“The moment it will be in pharmacies by prescription, we will make sure to wage an aggressive battle not to let it leak out. The growers will also be strengthened. The moment we issue a tender [for growers], it will become subject to a doctor’s prescription, and I’m sure it’ll be accepted.” – Deputy Health Minister Yakov Litzman

They installed a system that made sense, and they did so in a timely manner.

Non-Users Creating Change

Deputy Health Minister Litzman has never consumed cannabis. Heck, until last week he had never even touched cannabis or viewed it in person. Litzman, along with his fellow public officials, simply came to the conclusion that there is enough evidence to warrant patients access to medical cannabis. Not evidence from personal use, but from examples provided by real life cannabis consumers.

“The first time I saw marijuana was last week. I had never seen it before, and never touched it…Under instructions of the High Court of Justice, I am taking action on the matter, after having made sure not to engage in it myself in the past.” – Deputy Health Minister Yakov Litzman

Get the Message?

Israel didn’t come out with a widespread, ‘Cannabis Cures All’ message before deciding to provide better access and regulatory system for its citizens. Instead, their governing body realized that, while the exact science behind medical cannabis benefits is currently evolving, there is enough evidence to treat it like other well controlled, regulated pharmaceutical medicines.

Where we once were a country who stared down at the world as kings of the mountain, we now need binoculars to even catch a glimpse of the summit.

Can America do the same thing? Certainly. However, there are so many systems, regulatory agencies, governing bodies, financial interests etc. in America, policy change like this rarely happen faster than a snail’s pace, if at all. Until this issue is addressed and policy makers can act more swiftly, consciously and proactively the American Healthcare System will continue to tend downwards in the world rankings. Where we once were a country who stared down at the world as kings of the mountain, we now need binoculars to even catch a glimpse of the summit.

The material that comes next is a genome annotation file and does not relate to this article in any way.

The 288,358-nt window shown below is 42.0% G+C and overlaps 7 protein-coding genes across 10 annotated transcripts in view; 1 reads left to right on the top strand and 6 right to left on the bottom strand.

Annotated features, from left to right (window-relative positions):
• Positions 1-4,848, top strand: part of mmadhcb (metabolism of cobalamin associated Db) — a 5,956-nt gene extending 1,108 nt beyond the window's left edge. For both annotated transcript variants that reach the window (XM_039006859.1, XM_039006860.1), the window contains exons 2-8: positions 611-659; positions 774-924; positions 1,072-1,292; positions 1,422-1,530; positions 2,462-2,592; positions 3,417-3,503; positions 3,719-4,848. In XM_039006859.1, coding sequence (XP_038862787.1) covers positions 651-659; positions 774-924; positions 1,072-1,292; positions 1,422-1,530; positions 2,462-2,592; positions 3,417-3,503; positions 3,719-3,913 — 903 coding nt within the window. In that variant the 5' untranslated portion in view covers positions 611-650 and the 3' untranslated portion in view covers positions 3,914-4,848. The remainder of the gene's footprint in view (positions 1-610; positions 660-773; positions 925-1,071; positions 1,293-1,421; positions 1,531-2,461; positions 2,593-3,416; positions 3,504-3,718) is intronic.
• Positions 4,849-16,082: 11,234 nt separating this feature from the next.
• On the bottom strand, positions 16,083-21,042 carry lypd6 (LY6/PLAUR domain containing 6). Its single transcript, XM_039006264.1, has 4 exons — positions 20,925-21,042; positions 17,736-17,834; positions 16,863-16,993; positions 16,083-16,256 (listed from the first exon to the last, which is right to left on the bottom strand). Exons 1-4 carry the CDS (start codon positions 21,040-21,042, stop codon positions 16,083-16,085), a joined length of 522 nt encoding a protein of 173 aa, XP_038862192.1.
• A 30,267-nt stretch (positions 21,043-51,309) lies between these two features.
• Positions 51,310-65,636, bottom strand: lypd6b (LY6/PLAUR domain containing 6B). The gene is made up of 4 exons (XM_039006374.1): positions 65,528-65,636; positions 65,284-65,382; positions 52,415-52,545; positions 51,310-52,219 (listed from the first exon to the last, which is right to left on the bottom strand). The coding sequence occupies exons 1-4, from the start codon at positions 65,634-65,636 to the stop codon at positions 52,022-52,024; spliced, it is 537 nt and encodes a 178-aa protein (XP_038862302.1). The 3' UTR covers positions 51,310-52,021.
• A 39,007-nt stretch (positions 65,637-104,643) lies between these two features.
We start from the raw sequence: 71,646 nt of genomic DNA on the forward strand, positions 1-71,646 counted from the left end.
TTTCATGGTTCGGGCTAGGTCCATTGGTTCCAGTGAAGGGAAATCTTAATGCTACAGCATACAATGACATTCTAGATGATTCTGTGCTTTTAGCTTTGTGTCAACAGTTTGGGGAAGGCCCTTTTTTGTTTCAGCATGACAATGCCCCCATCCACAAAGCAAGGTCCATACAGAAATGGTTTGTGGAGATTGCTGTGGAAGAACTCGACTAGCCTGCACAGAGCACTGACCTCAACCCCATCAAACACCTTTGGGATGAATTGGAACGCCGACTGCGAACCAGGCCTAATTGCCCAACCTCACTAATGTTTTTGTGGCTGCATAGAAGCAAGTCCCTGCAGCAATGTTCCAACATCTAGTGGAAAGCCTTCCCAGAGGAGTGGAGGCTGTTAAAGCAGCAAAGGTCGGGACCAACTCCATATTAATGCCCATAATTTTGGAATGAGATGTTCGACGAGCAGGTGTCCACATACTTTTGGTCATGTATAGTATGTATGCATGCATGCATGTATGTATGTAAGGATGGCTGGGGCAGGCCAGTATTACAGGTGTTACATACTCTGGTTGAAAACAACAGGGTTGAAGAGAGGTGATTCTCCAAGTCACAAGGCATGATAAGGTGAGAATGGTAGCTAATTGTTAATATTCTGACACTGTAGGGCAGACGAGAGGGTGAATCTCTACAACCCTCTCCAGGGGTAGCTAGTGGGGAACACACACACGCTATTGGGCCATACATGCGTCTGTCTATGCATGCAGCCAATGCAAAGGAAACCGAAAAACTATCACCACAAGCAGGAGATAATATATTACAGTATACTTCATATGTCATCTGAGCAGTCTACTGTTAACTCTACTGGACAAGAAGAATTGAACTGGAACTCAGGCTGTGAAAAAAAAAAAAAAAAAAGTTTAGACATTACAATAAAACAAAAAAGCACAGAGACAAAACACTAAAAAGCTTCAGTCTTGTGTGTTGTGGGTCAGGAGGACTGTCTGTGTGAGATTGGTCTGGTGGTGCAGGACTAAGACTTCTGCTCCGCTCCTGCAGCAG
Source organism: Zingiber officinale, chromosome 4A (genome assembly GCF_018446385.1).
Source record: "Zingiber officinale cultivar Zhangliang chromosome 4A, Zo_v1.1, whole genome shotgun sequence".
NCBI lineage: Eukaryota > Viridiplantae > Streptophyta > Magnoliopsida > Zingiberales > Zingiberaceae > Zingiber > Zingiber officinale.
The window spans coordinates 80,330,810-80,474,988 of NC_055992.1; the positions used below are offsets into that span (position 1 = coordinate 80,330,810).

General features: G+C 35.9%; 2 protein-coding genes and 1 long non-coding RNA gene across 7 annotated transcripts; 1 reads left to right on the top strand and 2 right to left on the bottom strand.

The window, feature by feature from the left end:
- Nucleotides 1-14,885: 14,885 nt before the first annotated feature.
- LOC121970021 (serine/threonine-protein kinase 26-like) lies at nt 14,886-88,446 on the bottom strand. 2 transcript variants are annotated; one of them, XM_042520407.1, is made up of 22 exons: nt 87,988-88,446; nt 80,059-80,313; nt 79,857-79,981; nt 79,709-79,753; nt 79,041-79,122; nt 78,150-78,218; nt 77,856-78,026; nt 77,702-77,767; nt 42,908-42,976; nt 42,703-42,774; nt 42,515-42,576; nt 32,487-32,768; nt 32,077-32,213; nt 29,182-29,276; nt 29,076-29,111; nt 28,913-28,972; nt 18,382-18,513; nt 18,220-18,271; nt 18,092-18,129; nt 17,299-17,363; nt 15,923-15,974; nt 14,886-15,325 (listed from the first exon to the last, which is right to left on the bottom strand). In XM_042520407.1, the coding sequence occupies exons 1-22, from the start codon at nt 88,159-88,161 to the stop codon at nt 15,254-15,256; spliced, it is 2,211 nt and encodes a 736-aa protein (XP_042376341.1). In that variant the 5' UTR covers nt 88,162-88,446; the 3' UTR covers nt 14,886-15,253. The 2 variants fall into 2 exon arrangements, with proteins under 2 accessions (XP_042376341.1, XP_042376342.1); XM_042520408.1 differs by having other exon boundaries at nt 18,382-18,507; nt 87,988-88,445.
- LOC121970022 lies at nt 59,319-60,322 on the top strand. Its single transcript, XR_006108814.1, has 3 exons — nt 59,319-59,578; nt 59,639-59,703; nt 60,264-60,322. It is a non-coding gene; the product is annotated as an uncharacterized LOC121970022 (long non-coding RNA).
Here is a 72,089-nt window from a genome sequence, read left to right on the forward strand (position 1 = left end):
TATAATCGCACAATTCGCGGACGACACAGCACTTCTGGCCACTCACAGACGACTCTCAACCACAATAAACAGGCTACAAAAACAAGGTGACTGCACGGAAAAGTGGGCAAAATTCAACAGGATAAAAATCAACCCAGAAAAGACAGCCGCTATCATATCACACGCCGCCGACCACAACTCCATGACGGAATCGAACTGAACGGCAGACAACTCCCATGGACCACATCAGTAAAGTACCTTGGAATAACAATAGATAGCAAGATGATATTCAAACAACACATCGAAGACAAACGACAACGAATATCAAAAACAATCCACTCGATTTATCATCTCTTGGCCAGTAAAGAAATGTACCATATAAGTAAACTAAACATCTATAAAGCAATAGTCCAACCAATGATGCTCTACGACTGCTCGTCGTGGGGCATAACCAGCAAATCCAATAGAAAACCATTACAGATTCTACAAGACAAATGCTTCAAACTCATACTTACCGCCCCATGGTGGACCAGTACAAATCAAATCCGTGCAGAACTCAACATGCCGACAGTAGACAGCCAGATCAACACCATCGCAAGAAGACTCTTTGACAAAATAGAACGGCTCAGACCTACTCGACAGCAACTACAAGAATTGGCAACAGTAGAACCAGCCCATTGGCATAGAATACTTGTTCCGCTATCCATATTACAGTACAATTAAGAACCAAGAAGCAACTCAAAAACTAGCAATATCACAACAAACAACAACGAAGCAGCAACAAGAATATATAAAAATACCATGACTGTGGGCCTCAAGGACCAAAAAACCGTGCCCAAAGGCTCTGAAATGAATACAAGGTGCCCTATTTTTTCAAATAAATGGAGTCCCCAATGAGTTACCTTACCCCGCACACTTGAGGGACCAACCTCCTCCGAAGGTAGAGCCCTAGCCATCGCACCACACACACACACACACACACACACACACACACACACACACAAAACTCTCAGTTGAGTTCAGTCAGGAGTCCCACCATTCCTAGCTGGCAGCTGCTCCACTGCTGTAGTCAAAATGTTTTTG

Do you think America should provide medical cannabis access through pharmacies? Why do you think America is so far behind other countries like Israel? Join the conversation and comment below!

  • Gerry Bedore

    Do you think America should

    provide
    medical cannabis access through pharmacies?

    Yes, and
    through dispensaries, holistic

    medical
    shops, and others. I disagree with needing a prescription from a Senior

    Doctor in
    the U.S. The reason is Big Pharma owns the research in the US, owns

    the AMA,
    owns the medical schools, and drives how people think about medicine

    in
    America. The medical community should be driving their own bus. To think

    that
    Western Medicine is the only access Americans should have to understanding

    health
    and taking care of their lives is discounting everything else the world has

    to offer.

    Why do
    you think America is so far behind

    other
    countries like Israel? Big Pharma protecting their revenue

    streams
    and paying politicians to ensure they maintain a controlling position in the
    space. There are many more reasons but this is root of the problem along with
    the criminal justice system needing a means to generate revenue.

    To say
    that more research is needed is true but

    using
    this to discount what is already known is missing the mark. Israel has it

    right in
    this respect.

  • S Rowan Wilson

    The USA has compounding pharmacies. The laws governing such entities have been in existence well over a hundred years and go back centuries to Europe. Cannabis should be governed under such laws at the state and federal level, similar to any other apothecary. It is abysmal that even the most innocuous tinctures with substantive benefits found in other countries are prohibited by the FDA here in the States.